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Categories: government and politics | prs

Professional body for the property sector, ARLA Propertymark, has called for a show of support in favour of landlords, in the face of regulations limiting the potential of the private rental sector (PRS).

“PRS is suffering”

Propertymark has raised concerns that more must be done to support landlords.

Faced with 170 different pieces of legislation, a turbulent landscape of compliance and mounting financial pressure, landlords are fighting valiantly to keep the nation’s renters housed.

Propertymark are also requesting for more to be done to keep landlords in the sector, as well as attracting new investment in the PRS.

What is driving demand for rental housing?

As we have mentioned in a few of our latest news stories, with the cost of living increasing, landlords continue to provide a necessary service to the UK.

Landlords are providing much needed housing those who, for one reason or another, cannot buy property of their own. With the cost of living experiencing a huge hike, as a result of a decade-high in inflation (up to 4.2% in October, from 3.1% in September), the need for more rental housing is surely going to grow even further than current demand.

If prospective new and existing landlords were persuaded away from the PRS, there would be no one to serve this vital need.

Industry body proposal submitted to government

Propertymark’s latest release goes on to say:

“Propertymark has consistently called for the enforcement of existing rules, which we believe should be the main focus for governments to target rogue landlords rather than adding more red tape that may alienate those who try their hardest to comply/ have an interest in joining the sector.”

“In our representation to HM Treasury, we proposed that the UK Government develop a private renting sustainment and support programme to help prevent further debt, poverty and homelessness, and to help enhance access to affordable housing for households displaced as a result of COVID-19.”

Angela Davey, immediate past president of ARLA Propertymark based in South Wales commented:

“The PRS is suffering massively.

“I’ve been an agent for 30 years and I’ve never seen anything like this – local authorities used to depend on the PRS to support people facing homelessness but there are no incentives for private landlords to remain – a short term let is potentially a much more attractive offer. Soon there will be nowhere for people to live.”

Calls to action

Propertymark has highlighted multiple ways in which the government could show their support for landlords, alongside not adding further regulation to the sector.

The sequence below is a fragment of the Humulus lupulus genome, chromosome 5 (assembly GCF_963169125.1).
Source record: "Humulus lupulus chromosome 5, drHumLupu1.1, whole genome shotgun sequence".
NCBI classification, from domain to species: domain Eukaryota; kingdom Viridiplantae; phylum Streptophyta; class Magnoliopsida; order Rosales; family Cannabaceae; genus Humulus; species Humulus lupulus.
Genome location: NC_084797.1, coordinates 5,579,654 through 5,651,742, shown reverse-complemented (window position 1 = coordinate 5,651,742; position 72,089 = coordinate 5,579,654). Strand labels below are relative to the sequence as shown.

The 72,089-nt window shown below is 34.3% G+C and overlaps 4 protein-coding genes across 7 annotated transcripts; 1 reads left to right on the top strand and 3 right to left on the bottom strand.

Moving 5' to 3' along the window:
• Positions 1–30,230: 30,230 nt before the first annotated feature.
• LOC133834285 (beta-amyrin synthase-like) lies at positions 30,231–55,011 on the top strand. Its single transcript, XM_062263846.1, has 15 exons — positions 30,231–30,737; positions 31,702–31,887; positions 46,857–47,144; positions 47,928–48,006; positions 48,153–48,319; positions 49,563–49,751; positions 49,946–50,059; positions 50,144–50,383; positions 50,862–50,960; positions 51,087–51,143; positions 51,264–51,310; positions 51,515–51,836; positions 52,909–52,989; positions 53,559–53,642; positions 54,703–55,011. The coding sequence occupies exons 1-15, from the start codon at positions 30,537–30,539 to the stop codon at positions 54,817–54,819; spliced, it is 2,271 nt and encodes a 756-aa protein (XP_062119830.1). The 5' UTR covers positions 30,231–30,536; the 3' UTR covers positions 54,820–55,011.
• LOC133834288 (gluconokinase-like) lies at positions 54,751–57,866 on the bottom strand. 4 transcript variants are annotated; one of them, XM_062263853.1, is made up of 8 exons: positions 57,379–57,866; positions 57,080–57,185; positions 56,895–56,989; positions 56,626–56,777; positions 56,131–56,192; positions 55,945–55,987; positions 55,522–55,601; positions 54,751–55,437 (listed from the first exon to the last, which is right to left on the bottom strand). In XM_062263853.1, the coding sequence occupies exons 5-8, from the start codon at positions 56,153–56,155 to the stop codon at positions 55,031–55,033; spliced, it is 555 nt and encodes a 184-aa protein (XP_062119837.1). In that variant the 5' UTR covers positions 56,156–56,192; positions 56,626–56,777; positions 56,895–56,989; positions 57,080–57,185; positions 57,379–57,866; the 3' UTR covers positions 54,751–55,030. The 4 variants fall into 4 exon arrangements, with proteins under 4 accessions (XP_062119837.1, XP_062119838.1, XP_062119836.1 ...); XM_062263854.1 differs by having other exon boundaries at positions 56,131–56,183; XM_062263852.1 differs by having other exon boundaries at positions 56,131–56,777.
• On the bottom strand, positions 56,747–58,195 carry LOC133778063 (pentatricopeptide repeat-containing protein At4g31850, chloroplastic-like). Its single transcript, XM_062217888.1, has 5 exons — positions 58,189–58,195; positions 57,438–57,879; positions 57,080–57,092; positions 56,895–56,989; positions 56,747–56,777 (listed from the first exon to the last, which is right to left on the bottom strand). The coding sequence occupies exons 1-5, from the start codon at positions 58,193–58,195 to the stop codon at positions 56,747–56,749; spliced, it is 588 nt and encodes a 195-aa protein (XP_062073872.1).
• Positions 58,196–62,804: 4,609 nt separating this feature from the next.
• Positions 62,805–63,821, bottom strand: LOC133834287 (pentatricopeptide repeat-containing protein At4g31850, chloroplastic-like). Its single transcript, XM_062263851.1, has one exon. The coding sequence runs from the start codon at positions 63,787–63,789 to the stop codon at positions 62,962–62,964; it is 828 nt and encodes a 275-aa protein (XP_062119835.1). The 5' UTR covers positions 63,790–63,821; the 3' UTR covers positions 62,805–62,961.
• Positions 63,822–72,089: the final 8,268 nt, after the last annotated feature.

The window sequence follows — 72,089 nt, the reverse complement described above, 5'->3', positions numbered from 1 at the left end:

One is through the reformation of the housing courts. A system at present which is “slow, complex and costly” for landlords and tenants alike.

The body has supported calls for a specialist housing tribunal to show support to landlords and help them keep the properties they own.

They have highlighted that the lack of this specialist tribunal “may mean higher rents and further pressure on social housing providers and local councils due to lack of supply”.

Another way in which they believe that the government could show support for landlords, is through an adaptation of the planned energy efficiency changes. Their statement goes on to say:

“Propertymark has long called for decision-makers across the UK to move away from a one-size-fits-all policy and develop energy efficiency proposals that work with the different ages, conditions, and sizes of properties. This way each of the governments across the UK can target grants and funding support based on the characteristics of a property rather than its tenure.”

While the Green Homes Grant Scheme and other recent green ventures benefit landlords, they feel these schemes do not do enough “to help landlords and homeowners improve the energy efficiency of their properties, cut their carbon footprint, and reduce household energy bills.”

With regulations coming into force in the next few years on specific EPC ratings, it is clear to all involved that this could be placing stress on landlords whose properties may not make the cut.

Landlords persevere

While there may be some landlords who have decided that regulation and lack of support is too much, many more continue to do their best to fulfil the need demanded of the PRS.

With reports that the PRS is “greener than expected” and Landlord optimism reaching a 5 year high, the sector is experiencing positivity and landlord feeling is returning to one of optimism. But, to achieve a much improved position for tenants and landlords alike, Propertymark stand firm that more must be done by the government.

While Propertymark has made some bold calls in an effort to try and improve the lives of landlords across the UK, it will be up to those in power to enact real change.